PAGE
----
#6. Threats to LGBTQ+ rights
At the same time as LGBTQ+ rights have expanded, certain countries have pushed back. In the summer of 2023, the first Ugandan was charged with “aggravated homosexuality,” a crime punishable by death. In its 2023 review, the Electronic Frontier Foundation also found an increase in anti-LGBTQ sentiment, including more laws that restrict privacy and freedom of expression, and censorship of LGBTQ+ websites. Even in places like the United States, which is seen by many as a haven for the LGBTQ+ community, legislative threats are on the rise.
#7. Reproductive justice
Reproductive justice, which includes things like abortion access and maternal health, is a social issue affecting every corner of the world. According to the Center for Reproductive Rights, most countries are expanding abortion rights, while just four – the United States, Poland, Nicaragua, and El Salvador – rolled back abortion rights. Globally, about 40% of women live in places with “restrictive” abortion laws. Related social issues include menstrual health, prenatal and maternal health, access to contraception and so on.
#8. Educational disparities
When people get a good education, they’re more likely to have higher incomes, better health, healthier children and other benefits. On a larger scale, education also helps countries achieve overall wealth and health. There’s been significant progress on closing the gender gap in education. According to a blog on the World Bank, boys and girls complete primary school at almost an equal rate. However, around 130 million girls are still being denied an education. Wealth also plays a role in educational disparities. In the United States, one study found that wealth affects a student’s chances of finishing college. On a global scale, wealth also impacts where a family lives and what school options are available, as well as tutoring opportunities, whether a student needs a job and much more.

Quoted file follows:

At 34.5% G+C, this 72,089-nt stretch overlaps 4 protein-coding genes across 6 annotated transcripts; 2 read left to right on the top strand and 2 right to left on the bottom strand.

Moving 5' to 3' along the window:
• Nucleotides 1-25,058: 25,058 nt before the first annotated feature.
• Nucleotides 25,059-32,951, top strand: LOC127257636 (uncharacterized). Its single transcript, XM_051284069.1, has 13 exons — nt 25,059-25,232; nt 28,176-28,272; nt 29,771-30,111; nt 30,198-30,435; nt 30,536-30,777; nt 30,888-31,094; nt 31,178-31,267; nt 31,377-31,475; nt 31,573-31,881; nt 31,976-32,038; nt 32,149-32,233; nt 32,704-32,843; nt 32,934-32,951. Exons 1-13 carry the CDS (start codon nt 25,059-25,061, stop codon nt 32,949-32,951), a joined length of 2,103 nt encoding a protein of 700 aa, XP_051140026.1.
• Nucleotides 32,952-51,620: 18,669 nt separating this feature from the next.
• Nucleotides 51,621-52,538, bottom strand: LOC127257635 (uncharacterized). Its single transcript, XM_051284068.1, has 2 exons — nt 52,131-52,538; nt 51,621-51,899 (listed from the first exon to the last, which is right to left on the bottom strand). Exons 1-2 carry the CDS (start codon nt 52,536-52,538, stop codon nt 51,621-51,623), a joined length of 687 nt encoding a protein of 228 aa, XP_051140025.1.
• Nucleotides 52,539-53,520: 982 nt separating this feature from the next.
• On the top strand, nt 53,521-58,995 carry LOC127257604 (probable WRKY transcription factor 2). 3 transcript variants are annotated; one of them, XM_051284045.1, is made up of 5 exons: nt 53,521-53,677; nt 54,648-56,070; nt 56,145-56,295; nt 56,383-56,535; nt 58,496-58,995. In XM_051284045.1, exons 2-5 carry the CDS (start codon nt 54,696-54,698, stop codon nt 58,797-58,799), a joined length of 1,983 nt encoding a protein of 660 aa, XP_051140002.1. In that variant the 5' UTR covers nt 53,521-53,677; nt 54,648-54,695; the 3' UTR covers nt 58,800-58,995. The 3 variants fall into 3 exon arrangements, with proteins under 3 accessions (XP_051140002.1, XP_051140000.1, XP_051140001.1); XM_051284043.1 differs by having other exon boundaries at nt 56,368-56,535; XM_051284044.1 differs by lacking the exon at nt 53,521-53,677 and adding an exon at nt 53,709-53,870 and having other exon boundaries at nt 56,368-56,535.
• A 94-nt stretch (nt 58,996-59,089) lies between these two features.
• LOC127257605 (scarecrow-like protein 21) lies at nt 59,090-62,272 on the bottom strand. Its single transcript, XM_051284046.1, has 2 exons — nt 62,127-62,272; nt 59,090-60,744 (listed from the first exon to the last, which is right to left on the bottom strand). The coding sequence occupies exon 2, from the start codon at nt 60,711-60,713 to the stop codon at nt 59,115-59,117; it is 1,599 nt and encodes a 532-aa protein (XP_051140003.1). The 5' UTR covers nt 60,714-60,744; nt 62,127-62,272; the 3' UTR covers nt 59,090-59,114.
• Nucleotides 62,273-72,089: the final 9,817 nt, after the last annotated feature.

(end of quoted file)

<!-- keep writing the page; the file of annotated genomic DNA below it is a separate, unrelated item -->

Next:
#9. Health and healthcare
Health and the ability (or inability) to access good healthcare are major social issues. Unfortunately, healthcare systems around the world are struggling. COVID-19 continues to be a problem, but hospitals are also facing staff shortages and competition. Not everyone is affected equally. According to the World Health Organization, refugees and migrants experience worse health outcomes due to language barriers, cultural differences, discrimination and legal restrictions on what services they can access.
#10. Income inequality
Global income inequality fluctuates, but according to a 2023 Oxfam study, the world’s richest 1% took almost ⅔ of all the new wealth created since 2020. That gave them almost twice the amount of money held by the bottom 99%. Income inequality can cause serious problems, such as lower economic growth, worse social cohesion and political polarization. There are also ethical consequences to income inequality, which human rights and social justice advocates often discuss. Can society ever be truly good or free when only a handful of people hold all the wealth?
#11. Global unemployment (and underemployment)